This is both the strength and the weak- ness of the book. If you want an informed, relatively neutral, quasi-academic narrative account of how the main figures in the 1997 Labour government are rooted in the politics of the postwar British Left, then Safety First is what you need. It is as well written and pacy as a book can be which feels inclined to quote at this length from the works of the student Gordon Brown:
Socialists must neither place their faith in an Armageddon of capitalist collapse nor in nationalisation alone. For if the Jacobin notion of a vanguard making revolution on behalf of working people relates to a back- ward society (and prefigures an authoritarian and bureaucratic state), then the complexity of modern society requires a far-reaching movement of people and ideas, acting as a stimulus for people to see beyond the immediacy and fragmentation of their existing conditions.
The problem is that while this sort of thing might appeal to people like me, who remember reading Talmon's Origins of Totalitarian Democracy at school and think- ing it was as clever as Brown obviously did, we are probably relatively few in number; and we are not the same people who need a tutorial on Keynes. Safety First does have an argumentative thesis. Very softly posited in the odd passage here and there and in the short conclusion, it is nevertheless interesting. The Comment editor of a national newspaper recently suggested to me that the problem with New Labour is that you cannot criticise them on their own terms, which is true. But this is what Anderson and Mann attempt to do. They argue not that New Labour's reforms were wrong (although that is what they believe), but that they do not really belong to Tony Blair and his modernisers. Not only, they say, were the policy changes Neil Kinnock undertook between 1983 and 1992 of greater magnitude than any which followed, but the reinvention, in policy terms, of Labour during the 1992-7 parlia- ment was 'well under way before Tony Blair became leader in 1994'.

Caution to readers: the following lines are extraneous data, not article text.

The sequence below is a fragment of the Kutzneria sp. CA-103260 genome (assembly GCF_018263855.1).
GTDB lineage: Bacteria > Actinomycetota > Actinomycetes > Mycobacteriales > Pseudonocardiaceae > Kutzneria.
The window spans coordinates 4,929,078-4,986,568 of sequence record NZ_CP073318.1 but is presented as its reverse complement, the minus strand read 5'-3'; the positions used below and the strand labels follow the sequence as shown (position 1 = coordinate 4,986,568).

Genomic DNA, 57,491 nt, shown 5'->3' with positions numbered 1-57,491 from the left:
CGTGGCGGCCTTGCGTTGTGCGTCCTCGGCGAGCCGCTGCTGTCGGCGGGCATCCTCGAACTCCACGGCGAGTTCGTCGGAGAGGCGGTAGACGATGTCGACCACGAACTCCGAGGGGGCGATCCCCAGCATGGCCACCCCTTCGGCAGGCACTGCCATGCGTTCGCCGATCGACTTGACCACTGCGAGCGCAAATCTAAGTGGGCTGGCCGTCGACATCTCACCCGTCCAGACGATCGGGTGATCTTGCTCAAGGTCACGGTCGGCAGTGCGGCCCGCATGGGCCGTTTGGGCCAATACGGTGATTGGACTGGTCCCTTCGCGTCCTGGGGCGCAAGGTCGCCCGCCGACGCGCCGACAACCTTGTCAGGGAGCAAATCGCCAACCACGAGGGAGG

In one sense this is true, of course. No Kinnock, no Blair. QED. But we all know that. More daring is the argument that Britain would be no different now if John Smith had not died. The authors are right to point out that Labour's policies have not changed as much as the way they are presented, and that much of the policy work had already been started. But Anderson and Mann's leftist roots are showing in their failure to understand (to the limited extent to which I suspect they believe their own argument) the importance of metaphor and emblem in Politics.
The reality is that in the week following Tony Blair's election as leader of the Labour party in 1994, the political axis in Britain shifted more profoundly than it did In Margaret Thatcher's entire first parlia- ment. Those few of us who understood what was happening were stunned by the speed and the certainty with which he began to move. In a couple of sentences about single mothers and family values he implicitly abrogated the entire postwar welfarist consensus. In which case, if the People absorb the message, as it would seem that they did, it really does not matter what the policy is. In its narrative breadth, though, Safety First is a useful, if not definitive, guide to the politics and personalities of the British government. Labour have been in the wilderness for generations, and many usu- ally well-informed people have a lot of Catching up to do. It would seem that even though John Prescott, Robin Cook and Gordon Brown have been in parliament for nearly 70 years between them, much of the Country is only just beginning to get acquainted.